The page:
Advanced OS Final project guidelines
The final lab assignment for the class is to undertake a mini research
project of your choice in a group of 1-3 people. You may wish to
implement one or more of the features suggested as challenge problems
in the lab assignments. You can also implement any of the ideas from
papers we read in class, or anything else you think might be
interesting. At the end of the semester, you will turn in a paper
describing and evaluating your project, and present your work to the
Your project should be guided by the following deadlines:
- By Friday, November 11 you should form a
project team of 1-3 people (preferably 2) and email the course staff
to let us know with whom you will be working.
- Before Tuesday, November 15 you should
schedule a meeting of your team with me (David Mazières) to
discuss your proposed project. Once I have approved your proposal,
send the course staff a short (1 paragraph) description of what you
want to do, which we will post on the web site so everybody knows what
the different projects are.
Please schedule your meeting sooner rather than later, in case your
team needs to iterate on the proposal. Note, in particular, that it's
fine to meet with me if you don't have a concrete plan yet, as I can
suggest some things for you to look into.
Note: If you want to combine your project with your research or with
work for another class, this is in general fine, but please let me
know at the time of the proposal.
- By December 15 you must email the course
staff a paper describing and evaluating your project. The paper
should be no more than 10 pages in at least 11-point font. We will
post your papers on the class web site.
- At 12:15pm Friday, December 16, you will
present your project to the class and demo what you have done. Your
combined talk and demo should take no more than 20 minutes. You must
also submit the source code to your project at this time. Note that
this is a hard deadline, since we have to reserve a room for
the presentations and I have to submit grades for people.
Here are some ideas you might be interested in for projects. This
list is by no means exhaustive.
Note, that if you want to run JOS on real hardware for your project
(for instance for a performance evaluation), we have a limited amount
of lab space and equipment you can use.
Implement BVT or another interesting scheduling algorithm on JOS.
Modify bochs to add support for a hardware feature you think would
benefit operating systems, and then change JOS to take advantage of
this. As an example, you can look at Mondrix
which adds fine-grained memory protection. (Perhaps you could just
enhance JOS to take advantage of the Mondrian memory protection used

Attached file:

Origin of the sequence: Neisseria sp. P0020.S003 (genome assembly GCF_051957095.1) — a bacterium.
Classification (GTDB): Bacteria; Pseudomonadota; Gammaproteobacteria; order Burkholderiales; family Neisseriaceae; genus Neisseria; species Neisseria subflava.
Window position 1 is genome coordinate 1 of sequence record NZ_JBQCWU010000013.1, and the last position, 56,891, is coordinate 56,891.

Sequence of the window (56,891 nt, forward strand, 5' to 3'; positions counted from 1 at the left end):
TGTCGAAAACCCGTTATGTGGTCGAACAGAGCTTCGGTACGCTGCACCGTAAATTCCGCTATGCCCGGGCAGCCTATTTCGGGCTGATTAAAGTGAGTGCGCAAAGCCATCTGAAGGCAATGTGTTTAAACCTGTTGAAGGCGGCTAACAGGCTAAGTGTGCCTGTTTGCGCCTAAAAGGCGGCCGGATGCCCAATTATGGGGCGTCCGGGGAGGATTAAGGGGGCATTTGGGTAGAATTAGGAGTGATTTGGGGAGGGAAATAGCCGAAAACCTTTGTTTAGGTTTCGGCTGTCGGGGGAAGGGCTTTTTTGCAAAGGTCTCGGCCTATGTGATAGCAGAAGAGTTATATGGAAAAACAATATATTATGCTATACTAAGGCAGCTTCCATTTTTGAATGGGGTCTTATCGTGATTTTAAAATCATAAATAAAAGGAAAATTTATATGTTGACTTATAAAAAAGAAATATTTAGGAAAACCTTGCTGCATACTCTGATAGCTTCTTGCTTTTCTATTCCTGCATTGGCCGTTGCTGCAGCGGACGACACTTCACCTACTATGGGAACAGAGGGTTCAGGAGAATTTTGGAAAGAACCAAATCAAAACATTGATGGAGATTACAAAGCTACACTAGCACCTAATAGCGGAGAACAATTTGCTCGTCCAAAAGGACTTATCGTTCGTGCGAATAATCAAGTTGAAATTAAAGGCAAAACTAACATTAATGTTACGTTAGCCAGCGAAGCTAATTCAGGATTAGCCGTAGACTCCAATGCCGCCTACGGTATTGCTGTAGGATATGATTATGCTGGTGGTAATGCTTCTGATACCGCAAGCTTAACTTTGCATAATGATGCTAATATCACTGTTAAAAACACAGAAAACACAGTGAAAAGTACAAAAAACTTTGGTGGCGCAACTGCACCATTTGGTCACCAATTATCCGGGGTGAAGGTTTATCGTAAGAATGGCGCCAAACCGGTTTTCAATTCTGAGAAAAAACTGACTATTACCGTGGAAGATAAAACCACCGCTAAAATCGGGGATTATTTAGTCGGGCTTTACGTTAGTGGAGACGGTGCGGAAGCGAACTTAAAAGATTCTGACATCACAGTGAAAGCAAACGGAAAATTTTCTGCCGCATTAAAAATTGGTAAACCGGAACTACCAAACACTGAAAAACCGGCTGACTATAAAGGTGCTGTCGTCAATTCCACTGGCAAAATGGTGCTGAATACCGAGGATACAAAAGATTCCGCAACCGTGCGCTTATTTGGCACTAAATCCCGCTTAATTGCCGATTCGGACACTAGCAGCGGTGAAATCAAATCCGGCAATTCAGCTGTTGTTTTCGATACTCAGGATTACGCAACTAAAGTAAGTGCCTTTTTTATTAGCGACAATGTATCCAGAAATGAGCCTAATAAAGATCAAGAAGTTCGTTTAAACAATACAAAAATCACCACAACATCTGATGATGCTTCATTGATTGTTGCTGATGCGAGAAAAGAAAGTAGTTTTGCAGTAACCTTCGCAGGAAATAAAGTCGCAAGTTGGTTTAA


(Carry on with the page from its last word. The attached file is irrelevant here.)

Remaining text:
Implement a real file system for JOS.
Implement a single-level store like KeyKOS or L4, so that you
can power-cycle your machine and then resume executing processes.
Implement a highly-optimized threads package for JOS.
Implement a novel protection model for JOS. (E.g., hierarchical user
IDs, so any user can create "sub-users", or military-style mandatory
Implement a network stack, and some "interesting" functionality--e.g.,
you could build a simple read-only network file system client, or IP
forwarding/firewalling, or maybe build a distributed version of JOS
Implement a multi-processor version of JOS.
Run JOS on real hardware, and do a thorough evaluation of some
performance aspect. In particular, newer x86 chips have many features
designed to improve OS performance, but how effective are they? You
might also take advantage of some of the fancy performance monitoring
facilities built into modern CPUs.
Implement support for debugging (or maybe profiling) in JOS.
Design and implement a facility for downloading code into the kernel.
(Perhaps you could embed an existing interpreted language
implementation into the kernel.)
Implement and evaluate a facility for batching system calls in JOS, to
reduce the number of user-kernel crossings.
Implement the fastest IPC system you can for a modern CPU. Can you
"abuse" hyperthreading to make IPC go faster?
Implement support for superpages, to reduce the number of TLB faults
in applications that use more than 2MB of contiguous virtual memory.
paper for some ideas.)
Implement support for binary emulation of another operating system (or
a subset of another operating system), so that, for example, you can
run statically-linked Linux binaries on JOS (provided they don't use
esoteric system calls).